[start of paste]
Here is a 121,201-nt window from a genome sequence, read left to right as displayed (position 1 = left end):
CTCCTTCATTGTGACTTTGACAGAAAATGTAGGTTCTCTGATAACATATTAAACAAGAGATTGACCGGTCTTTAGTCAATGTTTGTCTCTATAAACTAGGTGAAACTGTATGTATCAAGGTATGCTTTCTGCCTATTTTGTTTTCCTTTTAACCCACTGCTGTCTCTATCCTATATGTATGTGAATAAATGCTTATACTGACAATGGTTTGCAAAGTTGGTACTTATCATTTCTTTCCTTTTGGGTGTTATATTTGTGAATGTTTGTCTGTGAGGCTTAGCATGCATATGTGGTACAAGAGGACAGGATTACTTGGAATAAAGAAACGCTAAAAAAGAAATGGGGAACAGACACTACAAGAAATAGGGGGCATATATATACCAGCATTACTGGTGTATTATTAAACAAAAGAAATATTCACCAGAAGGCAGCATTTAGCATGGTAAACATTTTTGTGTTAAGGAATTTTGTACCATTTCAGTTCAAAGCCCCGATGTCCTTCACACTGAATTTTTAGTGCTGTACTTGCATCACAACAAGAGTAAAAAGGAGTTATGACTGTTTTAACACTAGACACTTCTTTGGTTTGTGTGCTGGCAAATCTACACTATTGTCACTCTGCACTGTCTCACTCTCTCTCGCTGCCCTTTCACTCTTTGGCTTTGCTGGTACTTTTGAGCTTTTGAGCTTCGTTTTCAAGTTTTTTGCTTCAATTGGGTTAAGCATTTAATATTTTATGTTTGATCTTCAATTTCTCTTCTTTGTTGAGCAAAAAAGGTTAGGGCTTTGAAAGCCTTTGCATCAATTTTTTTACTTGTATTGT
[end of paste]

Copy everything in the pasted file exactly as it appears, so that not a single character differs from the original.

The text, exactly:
Here is a 121,201-nt window from a genome sequence, read left to right as displayed (position 1 = left end):
CTCCTTCATTGTGACTTTGACAGAAAATGTAGGTTCTCTGATAACATATTAAACAAGAGATTGACCGGTCTTTAGTCAATGTTTGTCTCTATAAACTAGGTGAAACTGTATGTATCAAGGTATGCTTTCTGCCTATTTTGTTTTCCTTTTAACCCACTGCTGTCTCTATCCTATATGTATGTGAATAAATGCTTATACTGACAATGGTTTGCAAAGTTGGTACTTATCATTTCTTTCCTTTTGGGTGTTATATTTGTGAATGTTTGTCTGTGAGGCTTAGCATGCATATGTGGTACAAGAGGACAGGATTACTTGGAATAAAGAAACGCTAAAAAAGAAATGGGGAACAGACACTACAAGAAATAGGGGGCATATATATACCAGCATTACTGGTGTATTATTAAACAAAAGAAATATTCACCAGAAGGCAGCATTTAGCATGGTAAACATTTTTGTGTTAAGGAATTTTGTACCATTTCAGTTCAAAGCCCCGATGTCCTTCACACTGAATTTTTAGTGCTGTACTTGCATCACAACAAGAGTAAAAAGGAGTTATGACTGTTTTAACACTAGACACTTCTTTGGTTTGTGTGCTGGCAAATCTACACTATTGTCACTCTGCACTGTCTCACTCTCTCTCGCTGCCCTTTCACTCTTTGGCTTTGCTGGTACTTTTGAGCTTTTGAGCTTCGTTTTCAAGTTTTTTGCTTCAATTGGGTTAAGCATTTAATATTTTATGTTTGATCTTCAATTTCTCTTCTTTGTTGAGCAAAAAAGGTTAGGGCTTTGAAAGCCTTTGCATCAATTTTTTTACTTGTATTGT